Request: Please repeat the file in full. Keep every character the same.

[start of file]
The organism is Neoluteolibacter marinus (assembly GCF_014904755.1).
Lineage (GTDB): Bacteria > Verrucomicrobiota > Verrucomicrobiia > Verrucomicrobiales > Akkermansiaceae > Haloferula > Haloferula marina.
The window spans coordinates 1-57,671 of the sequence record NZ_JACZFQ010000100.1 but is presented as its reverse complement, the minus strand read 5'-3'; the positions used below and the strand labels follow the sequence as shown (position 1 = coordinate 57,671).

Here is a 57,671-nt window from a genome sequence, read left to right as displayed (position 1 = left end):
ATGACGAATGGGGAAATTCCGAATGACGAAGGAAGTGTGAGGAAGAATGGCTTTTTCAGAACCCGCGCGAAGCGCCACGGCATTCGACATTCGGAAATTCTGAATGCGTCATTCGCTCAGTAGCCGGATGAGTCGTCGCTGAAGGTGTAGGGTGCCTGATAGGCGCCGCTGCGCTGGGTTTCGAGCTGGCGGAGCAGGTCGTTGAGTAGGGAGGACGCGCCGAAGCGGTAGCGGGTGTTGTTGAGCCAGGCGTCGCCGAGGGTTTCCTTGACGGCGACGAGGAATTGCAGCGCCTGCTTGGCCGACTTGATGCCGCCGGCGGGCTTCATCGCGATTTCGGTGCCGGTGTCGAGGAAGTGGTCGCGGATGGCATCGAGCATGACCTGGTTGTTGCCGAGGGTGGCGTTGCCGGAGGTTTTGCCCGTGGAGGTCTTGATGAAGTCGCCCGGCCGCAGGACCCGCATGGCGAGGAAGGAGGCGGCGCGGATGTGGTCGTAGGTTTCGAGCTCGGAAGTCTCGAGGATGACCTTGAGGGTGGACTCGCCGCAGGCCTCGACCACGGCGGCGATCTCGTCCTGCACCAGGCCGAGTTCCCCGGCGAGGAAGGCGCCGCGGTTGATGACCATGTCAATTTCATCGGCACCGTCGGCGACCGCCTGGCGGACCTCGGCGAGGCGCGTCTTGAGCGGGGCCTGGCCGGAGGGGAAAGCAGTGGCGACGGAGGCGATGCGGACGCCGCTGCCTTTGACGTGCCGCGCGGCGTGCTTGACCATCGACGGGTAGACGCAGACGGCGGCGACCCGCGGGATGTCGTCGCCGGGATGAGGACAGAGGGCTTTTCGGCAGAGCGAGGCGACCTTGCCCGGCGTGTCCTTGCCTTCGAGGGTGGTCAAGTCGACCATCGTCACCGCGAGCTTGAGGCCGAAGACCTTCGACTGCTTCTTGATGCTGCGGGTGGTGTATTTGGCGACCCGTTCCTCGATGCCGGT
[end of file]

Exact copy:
The organism is Neoluteolibacter marinus (assembly GCF_014904755.1).
Lineage (GTDB): Bacteria > Verrucomicrobiota > Verrucomicrobiia > Verrucomicrobiales > Akkermansiaceae > Haloferula > Haloferula marina.
The window spans coordinates 1-57,671 of the sequence record NZ_JACZFQ010000100.1 but is presented as its reverse complement, the minus strand read 5'-3'; the positions used below and the strand labels follow the sequence as shown (position 1 = coordinate 57,671).

Here is a 57,671-nt window from a genome sequence, read left to right as displayed (position 1 = left end):
ATGACGAATGGGGAAATTCCGAATGACGAAGGAAGTGTGAGGAAGAATGGCTTTTTCAGAACCCGCGCGAAGCGCCACGGCATTCGACATTCGGAAATTCTGAATGCGTCATTCGCTCAGTAGCCGGATGAGTCGTCGCTGAAGGTGTAGGGTGCCTGATAGGCGCCGCTGCGCTGGGTTTCGAGCTGGCGGAGCAGGTCGTTGAGTAGGGAGGACGCGCCGAAGCGGTAGCGGGTGTTGTTGAGCCAGGCGTCGCCGAGGGTTTCCTTGACGGCGACGAGGAATTGCAGCGCCTGCTTGGCCGACTTGATGCCGCCGGCGGGCTTCATCGCGATTTCGGTGCCGGTGTCGAGGAAGTGGTCGCGGATGGCATCGAGCATGACCTGGTTGTTGCCGAGGGTGGCGTTGCCGGAGGTTTTGCCCGTGGAGGTCTTGATGAAGTCGCCCGGCCGCAGGACCCGCATGGCGAGGAAGGAGGCGGCGCGGATGTGGTCGTAGGTTTCGAGCTCGGAAGTCTCGAGGATGACCTTGAGGGTGGACTCGCCGCAGGCCTCGACCACGGCGGCGATCTCGTCCTGCACCAGGCCGAGTTCCCCGGCGAGGAAGGCGCCGCGGTTGATGACCATGTCAATTTCATCGGCACCGTCGGCGACCGCCTGGCGGACCTCGGCGAGGCGCGTCTTGAGCGGGGCCTGGCCGGAGGGGAAAGCAGTGGCGACGGAGGCGATGCGGACGCCGCTGCCTTTGACGTGCCGCGCGGCGTGCTTGACCATCGACGGGTAGACGCAGACGGCGGCGACCCGCGGGATGTCGTCGCCGGGATGAGGACAGAGGGCTTTTCGGCAGAGCGAGGCGACCTTGCCCGGCGTGTCCTTGCCTTCGAGGGTGGTCAAGTCGACCATCGTCACCGCGAGCTTGAGGCCGAAGACCTTCGACTGCTTCTTGATGCTGCGGGTGGTGTATTTGGCGACCCGTTCCTCGATGCCGGT